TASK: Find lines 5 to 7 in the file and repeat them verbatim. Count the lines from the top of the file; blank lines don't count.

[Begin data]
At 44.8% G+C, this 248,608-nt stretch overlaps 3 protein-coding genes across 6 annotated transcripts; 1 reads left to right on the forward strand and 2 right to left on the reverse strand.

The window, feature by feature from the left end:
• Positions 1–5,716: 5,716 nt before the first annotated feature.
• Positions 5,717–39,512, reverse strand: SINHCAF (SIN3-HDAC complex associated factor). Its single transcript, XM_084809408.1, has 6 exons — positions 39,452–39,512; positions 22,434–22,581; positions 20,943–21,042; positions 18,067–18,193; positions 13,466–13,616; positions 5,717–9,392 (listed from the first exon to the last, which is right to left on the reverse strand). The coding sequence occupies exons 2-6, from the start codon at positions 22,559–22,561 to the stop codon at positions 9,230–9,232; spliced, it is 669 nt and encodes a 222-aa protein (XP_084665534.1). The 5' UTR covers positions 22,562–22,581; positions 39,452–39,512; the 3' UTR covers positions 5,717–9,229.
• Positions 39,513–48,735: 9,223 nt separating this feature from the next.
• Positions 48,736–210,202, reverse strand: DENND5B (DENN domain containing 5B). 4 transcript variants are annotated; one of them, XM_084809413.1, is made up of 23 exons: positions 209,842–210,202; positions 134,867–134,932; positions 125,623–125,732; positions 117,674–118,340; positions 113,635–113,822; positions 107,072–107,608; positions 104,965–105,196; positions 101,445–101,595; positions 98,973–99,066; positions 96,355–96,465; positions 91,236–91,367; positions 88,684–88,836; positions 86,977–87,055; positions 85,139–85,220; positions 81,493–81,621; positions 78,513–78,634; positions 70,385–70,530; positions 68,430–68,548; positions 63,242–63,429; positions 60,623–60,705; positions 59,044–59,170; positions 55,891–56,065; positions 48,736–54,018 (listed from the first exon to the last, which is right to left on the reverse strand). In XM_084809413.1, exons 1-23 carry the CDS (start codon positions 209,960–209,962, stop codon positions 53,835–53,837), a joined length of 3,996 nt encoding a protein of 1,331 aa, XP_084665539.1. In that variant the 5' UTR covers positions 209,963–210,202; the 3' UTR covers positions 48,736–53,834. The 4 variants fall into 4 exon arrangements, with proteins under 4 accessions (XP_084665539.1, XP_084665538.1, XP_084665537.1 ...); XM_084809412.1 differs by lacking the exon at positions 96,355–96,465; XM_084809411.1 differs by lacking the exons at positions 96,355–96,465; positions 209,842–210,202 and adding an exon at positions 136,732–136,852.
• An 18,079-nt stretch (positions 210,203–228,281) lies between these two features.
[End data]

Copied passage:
• Positions 39,513–48,735: 9,223 nt separating this feature from the next.
• Positions 48,736–210,202, reverse strand: DENND5B (DENN domain containing 5B). 4 transcript variants are annotated; one of them, XM_084809413.1, is made up of 23 exons: positions 209,842–210,202; positions 134,867–134,932; positions 125,623–125,732; positions 117,674–118,340; positions 113,635–113,822; positions 107,072–107,608; positions 104,965–105,196; positions 101,445–101,595; positions 98,973–99,066; positions 96,355–96,465; positions 91,236–91,367; positions 88,684–88,836; positions 86,977–87,055; positions 85,139–85,220; positions 81,493–81,621; positions 78,513–78,634; positions 70,385–70,530; positions 68,430–68,548; positions 63,242–63,429; positions 60,623–60,705; positions 59,044–59,170; positions 55,891–56,065; positions 48,736–54,018 (listed from the first exon to the last, which is right to left on the reverse strand). In XM_084809413.1, exons 1-23 carry the CDS (start codon positions 209,960–209,962, stop codon positions 53,835–53,837), a joined length of 3,996 nt encoding a protein of 1,331 aa, XP_084665539.1. In that variant the 5' UTR covers positions 209,963–210,202; the 3' UTR covers positions 48,736–53,834. The 4 variants fall into 4 exon arrangements, with proteins under 4 accessions (XP_084665539.1, XP_084665538.1, XP_084665537.1 ...); XM_084809412.1 differs by lacking the exon at positions 96,355–96,465; XM_084809411.1 differs by lacking the exons at positions 96,355–96,465; positions 209,842–210,202 and adding an exon at positions 136,732–136,852.
• An 18,079-nt stretch (positions 210,203–228,281) lies between these two features.